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Herbert Jones, the King’s jockey

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Emily darted onto the track.  Almost at the same moment the King’s horse, Anmer, ridden by jockey Herbert Jones wearing the King’s colours, rounded blind Tattenham Corner, sharper in 1913 than it is now. The colours caught Emily’s attention.  She stopped, transfixed and collision became inevitable.  Otherwise she might have made it across the track and put her plan into action. 

The police list of the contents of Emily’s pockets when she fell and was rushed to hospital, indicate that she carried envelopes, paper and postage stamps with which she could notify the WSPU, her landlady, her close friend and fellow suffragette Mary Leigh, and her Mother, which police station she was being held at after the event.  Arrest was vital.  Without a police guard to protect her, a suffragette who had caused betting men to lose money, would be in danger from the crowd.

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Tattenham Corner – Bourne Hall Museum scale model of the Epsom Downs racecourse. Photo: K Willoughby, 2013

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Emily’s petition to the King would have been knocked flying when she collided with Anmer.  What might have been the fate of this key to her motivation?  The scroll might have been crushed under Anmer when the horse, caught off-balance by trying to avoid her, fell, throwing Herbert Jones who suffered concussion.  (Thankfully, neither horse nor jockey suffered serious injury.)  It might have disintegrated under the impact of hooves as the straggling horses in the field finished the race. 

The fragile sheet of paper might have perished beneath hundreds of human feet rushing to the scene of the misadventure.  Working alone, Emily was the only one who knew its significance.  Equally possible, the petition might have been confiscated by race stewards and its message suppressed to avoid involving the King.

 

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The survival of an apparently valueless sheet of paper might have solved a mystery that otherwise will probably defy unraveling forever.  In the absence of evidence, we can only speculate as to what was in the mind of Emily Wilding Davison when she stepped into the path of galloping racehorses on Derby Day, 1913.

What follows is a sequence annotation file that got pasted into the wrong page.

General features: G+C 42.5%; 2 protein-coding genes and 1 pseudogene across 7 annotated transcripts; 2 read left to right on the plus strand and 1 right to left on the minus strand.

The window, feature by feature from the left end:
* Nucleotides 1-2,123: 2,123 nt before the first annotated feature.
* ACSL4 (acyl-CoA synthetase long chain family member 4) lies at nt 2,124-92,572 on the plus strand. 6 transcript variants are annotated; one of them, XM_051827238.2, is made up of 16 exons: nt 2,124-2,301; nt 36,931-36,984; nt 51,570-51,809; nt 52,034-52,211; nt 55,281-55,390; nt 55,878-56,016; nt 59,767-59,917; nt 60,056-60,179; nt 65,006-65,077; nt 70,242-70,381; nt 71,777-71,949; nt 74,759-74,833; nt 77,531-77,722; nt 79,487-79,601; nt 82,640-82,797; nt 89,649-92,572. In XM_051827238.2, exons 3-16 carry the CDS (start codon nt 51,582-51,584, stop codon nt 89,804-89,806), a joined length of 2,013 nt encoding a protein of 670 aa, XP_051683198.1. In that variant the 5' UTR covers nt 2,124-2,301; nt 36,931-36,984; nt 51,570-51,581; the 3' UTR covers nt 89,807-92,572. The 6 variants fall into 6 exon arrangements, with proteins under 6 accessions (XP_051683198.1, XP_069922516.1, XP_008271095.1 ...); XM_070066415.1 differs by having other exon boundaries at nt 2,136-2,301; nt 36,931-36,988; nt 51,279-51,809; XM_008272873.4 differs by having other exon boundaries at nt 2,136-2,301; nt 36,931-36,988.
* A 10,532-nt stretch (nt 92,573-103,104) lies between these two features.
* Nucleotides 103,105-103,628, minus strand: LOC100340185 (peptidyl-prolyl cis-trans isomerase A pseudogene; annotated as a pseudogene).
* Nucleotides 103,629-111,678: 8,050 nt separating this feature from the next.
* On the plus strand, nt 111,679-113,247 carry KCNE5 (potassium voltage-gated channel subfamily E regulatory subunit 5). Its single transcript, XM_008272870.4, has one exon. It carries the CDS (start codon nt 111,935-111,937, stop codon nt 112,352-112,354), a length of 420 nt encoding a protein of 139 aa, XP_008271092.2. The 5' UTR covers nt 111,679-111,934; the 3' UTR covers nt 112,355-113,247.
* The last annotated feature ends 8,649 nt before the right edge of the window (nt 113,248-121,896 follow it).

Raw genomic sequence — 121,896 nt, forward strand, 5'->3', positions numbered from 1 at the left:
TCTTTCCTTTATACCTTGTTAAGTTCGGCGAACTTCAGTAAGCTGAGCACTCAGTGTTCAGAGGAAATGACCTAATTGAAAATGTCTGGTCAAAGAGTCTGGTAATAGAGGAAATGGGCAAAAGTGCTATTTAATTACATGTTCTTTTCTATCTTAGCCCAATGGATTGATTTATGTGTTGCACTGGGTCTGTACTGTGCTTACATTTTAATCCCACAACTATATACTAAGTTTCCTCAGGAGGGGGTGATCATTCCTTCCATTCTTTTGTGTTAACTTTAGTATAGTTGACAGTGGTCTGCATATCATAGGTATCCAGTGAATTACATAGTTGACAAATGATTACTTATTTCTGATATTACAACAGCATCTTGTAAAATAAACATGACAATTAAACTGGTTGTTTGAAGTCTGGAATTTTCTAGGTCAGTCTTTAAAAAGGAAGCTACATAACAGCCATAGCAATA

Emily died at Epsom Cottage Hospital four days later, without regaining consciousness.  Whatever the truth of the matter, let us remember Emily’s courage and the sacrifice she was willing to make to bring about the idyll of equality and mutual respect between the sexes.

© V. Irene Cockroft, 4th June 2014   

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V. Irene Cockroft, Women’s suffrage expert & guest curator of the ‘Dying for the Vote’, exhibition. Photo: K Willoughby, 2013

 

 

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#Emilymatters highlights gender equality issues & supports campaigns that seek to redress the balance and was created as part of the social media campaign to promote ‘To Freedom’s Cause’ the campaign for equality – still worth fighting for? event at the House of Commons in February 2014.

 

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#Emilymatters event included a performance included a performance of ‘To Freedom’s Cause’ & a debate chaired by
Jane Garvey with Chi Onwurah MP, Dr Helen Pankhurst, Yas Necati & Emma Barnett.

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Powerful legacy: the bravery of Emily Davison & her sister suffragettes in campaigning for the right to vote still resonates today.

Voting is just the start. The team is developing plans for some innovative new projects, which will include To Freedom’s Cause and draw on the campaign’s outreach work to date.

To find out more about our voting matters campaigns and how you can get involved, see our #Emilymatters page.

And we’re on social media:

Twitter | Facebook | Instagram | Email

Listening and valuing what others have to say is very much a a part of what we do. It matters to me that you are heard and not just at election time.

If you believe that equality and democracy matter, please do get in touch.

 

Kate Willoughby
Actor & Writer of Emily Wilding Davison play To Freedom’s Cause

 

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Emily Davison’s legacy is for life, not just for 2013.